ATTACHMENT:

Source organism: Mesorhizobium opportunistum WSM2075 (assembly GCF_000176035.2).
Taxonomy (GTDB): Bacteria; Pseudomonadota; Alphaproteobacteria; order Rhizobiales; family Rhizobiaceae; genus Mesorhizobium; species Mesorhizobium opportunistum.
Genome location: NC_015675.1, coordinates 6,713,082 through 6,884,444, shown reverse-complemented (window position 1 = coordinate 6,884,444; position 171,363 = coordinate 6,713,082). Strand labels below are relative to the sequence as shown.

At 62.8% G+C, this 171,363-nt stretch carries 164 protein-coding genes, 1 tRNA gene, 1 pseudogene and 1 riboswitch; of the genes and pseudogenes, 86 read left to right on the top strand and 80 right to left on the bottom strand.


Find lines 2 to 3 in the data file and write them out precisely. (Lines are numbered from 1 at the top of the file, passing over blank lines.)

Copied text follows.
Taxonomy (GTDB): Bacteria; Pseudomonadota; Alphaproteobacteria; order Rhizobiales; family Rhizobiaceae; genus Mesorhizobium; species Mesorhizobium opportunistum.
Genome location: NC_015675.1, coordinates 6,713,082 through 6,884,444, shown reverse-complemented (window position 1 = coordinate 6,884,444; position 171,363 = coordinate 6,713,082). Strand labels below are relative to the sequence as shown.